It still astounds me how so many great songs from the 1960s to the late 80s era received so much airplay, yet could never sell enough to make the chart. It’s even harder to fathom when so many people know or remember a song so well. The best examples have to be Van Morrison’s Brown Eyed Girl and Matt Monro’s Born Free! There can’t be many people over a certain age that don’t know nor remember those tracks, yet neither of them made the UK chart. Naturally there are hundreds, if not thousands that just became ‘turntable’ hits. Today’s subject, was championed by London’s Capital radio as well as both Radio’s One and Two. In particular, Noel Edmonds was a massive fan and played it on his Radio One breakfast show endlessly. When he moved to weekend mid-mornings he continued to spin it at a record (pardon the pun) rate, Roger Scott on Capital and David Hamilton were fans of it too. If I tell you that the chorus goes, ‘Brush your hair to the rhythm of the music playing on your radio’ you’ll probably think, I know that, now who was it? Well, it was a song called Ten To Eight and sung by David Castle. I caught up with David in America who was happy to be remembered and tells all.
He who was born in Overton, Texas in 1952 and was the youngest son of a minister and a schoolteacher. He was surrounded by music and began playing the piano at the age of three. In 1974, at the age of 21 he moved to Hollywood where he became the staff songwriter for United Artists Music Publishing Group, “Within the first six months as a writer my songs were starting to be recorded by artists within the industry,” David told me.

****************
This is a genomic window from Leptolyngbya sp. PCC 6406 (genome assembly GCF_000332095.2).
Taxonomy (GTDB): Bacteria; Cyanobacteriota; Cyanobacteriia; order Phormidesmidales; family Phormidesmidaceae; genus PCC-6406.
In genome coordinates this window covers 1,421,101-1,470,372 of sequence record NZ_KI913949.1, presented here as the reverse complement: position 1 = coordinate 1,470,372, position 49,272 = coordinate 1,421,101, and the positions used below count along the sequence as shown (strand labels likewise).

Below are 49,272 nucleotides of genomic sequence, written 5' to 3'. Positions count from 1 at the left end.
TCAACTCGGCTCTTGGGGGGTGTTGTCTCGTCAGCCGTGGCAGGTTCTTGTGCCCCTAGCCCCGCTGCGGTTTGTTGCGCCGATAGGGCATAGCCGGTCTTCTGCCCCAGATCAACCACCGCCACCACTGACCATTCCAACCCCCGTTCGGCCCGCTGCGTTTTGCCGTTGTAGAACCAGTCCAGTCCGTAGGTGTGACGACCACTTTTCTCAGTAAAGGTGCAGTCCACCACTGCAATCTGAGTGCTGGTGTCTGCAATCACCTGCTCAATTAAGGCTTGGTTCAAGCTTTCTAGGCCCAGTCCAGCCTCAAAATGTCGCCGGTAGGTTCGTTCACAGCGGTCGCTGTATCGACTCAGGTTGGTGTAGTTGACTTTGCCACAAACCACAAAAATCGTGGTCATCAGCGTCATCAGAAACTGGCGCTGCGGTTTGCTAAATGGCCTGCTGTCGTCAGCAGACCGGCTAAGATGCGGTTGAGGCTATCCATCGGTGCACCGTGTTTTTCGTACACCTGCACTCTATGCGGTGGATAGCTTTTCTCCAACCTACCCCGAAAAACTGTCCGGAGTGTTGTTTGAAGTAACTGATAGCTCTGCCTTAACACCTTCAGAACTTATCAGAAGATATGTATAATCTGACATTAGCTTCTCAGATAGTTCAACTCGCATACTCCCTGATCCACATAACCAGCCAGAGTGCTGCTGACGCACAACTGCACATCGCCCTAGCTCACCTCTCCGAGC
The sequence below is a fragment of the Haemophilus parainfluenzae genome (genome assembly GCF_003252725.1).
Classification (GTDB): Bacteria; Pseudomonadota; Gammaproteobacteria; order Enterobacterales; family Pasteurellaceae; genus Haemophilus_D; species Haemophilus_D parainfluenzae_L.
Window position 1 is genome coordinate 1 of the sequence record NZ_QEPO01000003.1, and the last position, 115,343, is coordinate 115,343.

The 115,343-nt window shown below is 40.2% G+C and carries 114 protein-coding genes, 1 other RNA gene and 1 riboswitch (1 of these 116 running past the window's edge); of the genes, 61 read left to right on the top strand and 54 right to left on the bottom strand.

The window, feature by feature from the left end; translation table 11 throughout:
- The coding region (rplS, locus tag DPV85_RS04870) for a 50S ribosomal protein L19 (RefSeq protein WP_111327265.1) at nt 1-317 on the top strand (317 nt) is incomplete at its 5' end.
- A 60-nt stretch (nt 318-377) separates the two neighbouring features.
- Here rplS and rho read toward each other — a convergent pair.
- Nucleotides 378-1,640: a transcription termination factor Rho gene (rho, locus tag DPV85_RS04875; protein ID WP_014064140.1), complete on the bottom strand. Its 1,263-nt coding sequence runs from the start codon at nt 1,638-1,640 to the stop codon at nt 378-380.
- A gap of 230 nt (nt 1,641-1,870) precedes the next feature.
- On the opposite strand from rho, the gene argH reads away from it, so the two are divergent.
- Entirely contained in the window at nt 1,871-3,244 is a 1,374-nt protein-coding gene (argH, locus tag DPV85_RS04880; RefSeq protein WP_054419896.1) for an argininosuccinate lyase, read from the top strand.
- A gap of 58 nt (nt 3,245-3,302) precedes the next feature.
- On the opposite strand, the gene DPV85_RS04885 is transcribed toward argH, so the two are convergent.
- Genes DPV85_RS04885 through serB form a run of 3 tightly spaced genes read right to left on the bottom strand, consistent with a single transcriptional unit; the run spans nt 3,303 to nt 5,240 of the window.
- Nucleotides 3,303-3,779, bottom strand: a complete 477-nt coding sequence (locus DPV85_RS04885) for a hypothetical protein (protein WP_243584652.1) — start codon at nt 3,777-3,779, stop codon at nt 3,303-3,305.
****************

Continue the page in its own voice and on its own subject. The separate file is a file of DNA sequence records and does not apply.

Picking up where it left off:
Now, as much as David’s penned tale of Ten To Eight received extensive play on the radio, he was not the first to record it, in our exclusive interview he shared the information of who did and how it came about, “My publisher was encouraging me very strongly during the spring of 1975 to write a new hit song for Helen Reddy. She was just coming off of her hit Angie Baby at the time and there was quite a buzz about her next album which was going to be recorded soon. Naturally, I wanted very much to be in the consideration to have some of my songs showcased. But at that time, I didn’t feel that I had something specific to Helen’s style. After considering this challenge for some weeks, finally, a melody came to me that I felt was suited for Helen to sing. It was the verse melody for what was to become Ten To Eight. I only had the verse melody and though I felt pretty good about it, I didn’t yet have a chorus or any particular lyric in mind. But I kept practicing the verse melody and knew that in time something would come to me. As it turned out, one night, after a day of composing and rehearsing, I had a dream that was so vivid and real, it just blew me away. In the dream, I was invisible, a fly on the wall, and I dreamt I was watching my ex-girlfriend, my first love, in fact, putting on her make-up while listening to the radio one morning. Within the dream, from my girlfriend’s clock radio, the morning DJ came on and played one of my songs. My then ex, heard the song playing and by the look on her face and the expression in her eyes, I could tell by the way she drifted off into remembering times we’d shared together that she was still in love with me, even though at this time we had parted ways. When the song came to a close on her clock radio, the morning DJ said, ‘Well it’s ten to eight, so if you’re running late for work, you’d better get a rush on,’ and at that moment, she hurriedly pulled herself together and started getting ready to rush off to work.”